Solsbury Hill - Maurice Pullin
In time, we bought a house – after a marathon search that took us to some less salubrious parts of town, some of which you’ll recognise in the book. We ended up in Larkhall, formerly a separate village to the east. It was a Victorian terraced house on a private road called Eastville, and is the model for Clare Forester’s small, but cosy home ‘Westville’. And yes, there was a view of Solsbury Hill if you craned your head while leaning out of the bedroom window on a clear day.
Call me sentimental, but every time I hear the song, I feel weepy.

We loved it, we loved it all – despite the fact that interest rates soared to 16 per cent, and the NUJ journalists went on strike, and there was union trouble at the university too. The NUJ paid our mortgage for six weeks. It was tense.

And I still love Bath, despite the tourists and the traffic. I wonder, too, if the Georgian architecture reminds me of my home city, Edinburgh, but the setting is quite distinctly English, with those soft rolling, green hills all around. Of course, I have a particularly soft spot for the place since my daughter was born there, so that guarantees a strong connection. (I dedicated the book to her, too.) I’d live there again at the drop of a hat.

Hm. Time for a sequel?


Pamela Kelt started out by taking Spanish at the University of Manchester. On completion of the degree and after a subsequent six brain-fogging months on a local paper, she fled to Oxford and completed her M. Litt. thesis on ‘Comic aspects of satirical 17th-century comic interludes’, which was not only much more fun, but strangely relevant to coping with the vagaries of the 21st century. After becoming a technical translator, she discovered that English was easier, and did copywriting for anyone who would pay. On a stint in Australia, she landed a job as a subeditor and returned to journalism, relishing the chance to come up with funny headlines in a variety of provincial papers, including the Cambridge Evening News and the Bath Chronicle. Ah. Once a pun a time.

As her academic husband became a chemistry professor in something even she can’t spell, Pam moved into the more sensible world of educational magazines and online publishing – for a while, at least. A daughter arrived and reintroduced her to the delights of fiction, which she’d sort of forgotten about. So, one fine day, while walking the dogs at a local beauty spot, thinking ‘to hell with a career’, Pam took the plunge into writing for herself, and is now the author of six books to date (including one co-written with aforementioned prof, with more in the pipeline) ranging from historical drama by way of teen fantasy to retro mystery.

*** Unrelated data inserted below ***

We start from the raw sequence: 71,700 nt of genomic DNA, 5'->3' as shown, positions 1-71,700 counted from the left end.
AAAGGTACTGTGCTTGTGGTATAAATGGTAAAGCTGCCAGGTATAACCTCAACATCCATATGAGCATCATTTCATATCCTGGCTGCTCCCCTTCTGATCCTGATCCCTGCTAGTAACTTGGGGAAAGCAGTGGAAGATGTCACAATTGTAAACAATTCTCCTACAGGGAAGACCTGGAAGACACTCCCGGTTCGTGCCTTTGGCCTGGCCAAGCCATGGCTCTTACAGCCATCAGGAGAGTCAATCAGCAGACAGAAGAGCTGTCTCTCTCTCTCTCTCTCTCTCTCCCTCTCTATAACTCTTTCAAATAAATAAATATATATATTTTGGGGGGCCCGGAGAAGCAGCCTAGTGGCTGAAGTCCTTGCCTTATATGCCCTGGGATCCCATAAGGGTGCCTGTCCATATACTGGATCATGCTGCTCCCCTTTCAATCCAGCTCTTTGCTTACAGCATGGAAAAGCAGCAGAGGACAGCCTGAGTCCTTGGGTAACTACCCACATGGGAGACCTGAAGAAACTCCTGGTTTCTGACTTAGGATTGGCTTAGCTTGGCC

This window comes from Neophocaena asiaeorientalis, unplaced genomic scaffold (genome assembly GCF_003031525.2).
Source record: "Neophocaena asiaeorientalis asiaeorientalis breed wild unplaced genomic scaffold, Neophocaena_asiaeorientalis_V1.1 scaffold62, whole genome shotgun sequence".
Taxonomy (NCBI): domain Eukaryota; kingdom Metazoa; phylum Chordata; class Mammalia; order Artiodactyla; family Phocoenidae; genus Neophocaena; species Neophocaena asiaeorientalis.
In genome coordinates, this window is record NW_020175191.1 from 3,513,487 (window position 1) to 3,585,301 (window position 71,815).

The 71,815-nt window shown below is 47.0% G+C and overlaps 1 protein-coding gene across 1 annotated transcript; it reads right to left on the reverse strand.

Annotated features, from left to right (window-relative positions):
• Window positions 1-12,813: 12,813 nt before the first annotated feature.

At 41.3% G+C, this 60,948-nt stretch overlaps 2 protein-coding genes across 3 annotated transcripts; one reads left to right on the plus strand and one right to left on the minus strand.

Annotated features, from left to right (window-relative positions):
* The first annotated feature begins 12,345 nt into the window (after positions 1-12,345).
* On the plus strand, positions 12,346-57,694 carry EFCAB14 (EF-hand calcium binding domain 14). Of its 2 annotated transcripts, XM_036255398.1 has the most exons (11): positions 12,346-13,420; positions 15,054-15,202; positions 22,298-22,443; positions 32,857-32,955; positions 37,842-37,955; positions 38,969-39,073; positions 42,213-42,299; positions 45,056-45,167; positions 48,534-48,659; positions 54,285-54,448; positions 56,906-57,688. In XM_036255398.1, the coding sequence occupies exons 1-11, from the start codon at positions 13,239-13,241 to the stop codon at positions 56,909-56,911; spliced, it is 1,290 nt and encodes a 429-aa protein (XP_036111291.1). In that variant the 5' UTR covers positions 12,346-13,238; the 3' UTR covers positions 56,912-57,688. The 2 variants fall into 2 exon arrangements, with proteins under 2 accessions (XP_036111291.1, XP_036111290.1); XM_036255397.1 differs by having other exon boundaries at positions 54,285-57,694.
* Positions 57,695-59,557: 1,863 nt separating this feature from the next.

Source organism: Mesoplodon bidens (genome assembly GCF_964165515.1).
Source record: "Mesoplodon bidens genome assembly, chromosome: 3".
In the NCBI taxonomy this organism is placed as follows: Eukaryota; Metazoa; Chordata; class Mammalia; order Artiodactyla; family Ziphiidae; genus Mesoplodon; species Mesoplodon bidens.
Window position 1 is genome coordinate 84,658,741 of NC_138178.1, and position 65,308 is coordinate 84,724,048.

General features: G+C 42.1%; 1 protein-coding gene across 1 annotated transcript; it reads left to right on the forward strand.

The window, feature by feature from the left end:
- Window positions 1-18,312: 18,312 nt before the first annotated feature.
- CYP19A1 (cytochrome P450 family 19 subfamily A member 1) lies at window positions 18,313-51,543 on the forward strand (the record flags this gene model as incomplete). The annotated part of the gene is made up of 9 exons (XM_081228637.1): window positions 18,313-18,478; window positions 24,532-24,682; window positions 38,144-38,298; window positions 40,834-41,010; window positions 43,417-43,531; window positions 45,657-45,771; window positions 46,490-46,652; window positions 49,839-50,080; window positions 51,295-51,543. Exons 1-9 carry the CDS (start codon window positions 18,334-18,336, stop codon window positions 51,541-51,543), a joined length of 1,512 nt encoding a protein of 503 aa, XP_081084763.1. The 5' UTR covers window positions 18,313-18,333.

Just another day in the the newsroom? Hardly.

October 1987. Clare Forester is an overworked and under-appreciated features subeditor on a provincial paper in Somerset. She spends her time cheerfully ranting about her teenage daughter, the reclusive lodger, her spiteful mother, the Thatcher government, new technology, grubby journalists, petty union officials, her charming ex - and just about anything else that crosses her path.

If things aren’t turbulent enough, on the night of Thursday, October 15th, the Great Storm sweeps across Britain, cutting a swathe of destruction across the country.

Things turn chaotic. Pushed to breaking point, Clare finally snaps and loses her temper with gale-force fury - with disastrous results.

As she contemplates the chaos that her life has become, Clare soon comes to a bitter conclusion.

Never trust the past. It lies.

Sunday, 22 September 2013

Autumn Song

Autumn is officially with us, the equinox occurring tonight at around quarter to nine. As always, I feel compelled to listen to some of my favourite seasonal songs - September Song, The Autumn Leaves, Autumn in New York...

The latter is playing in Seth's mind too, as he reflects on his life, past mistakes and new opportunities, in this excerpt from "Playing on Cotton Clouds".

Sit back, play the clip and take this walk into Central Park with him.

Autumn in New York.

Seth left the subway and emerged in St Columbus Circle. The song had been stuck in his head all morning, since he had woken up and caught sight of the trees that lined the West 11th Street outside his flat.

He had lived in a song or a movie for the past four months and wondered if New York had that effect on all its visitors, with its well known, overexposed sights.

Some places have the power of welcoming you as one of their own the minute you arrive. It had been the case in Amsterdam and again in London, and now Seth felt it here.

The bustling of the city was reassuring and familiar and he crossed the busy square, a zigzag of yellow taxis and cars circling the fountains and flowers at the centre of the round-about, moving with ease towards Central Park.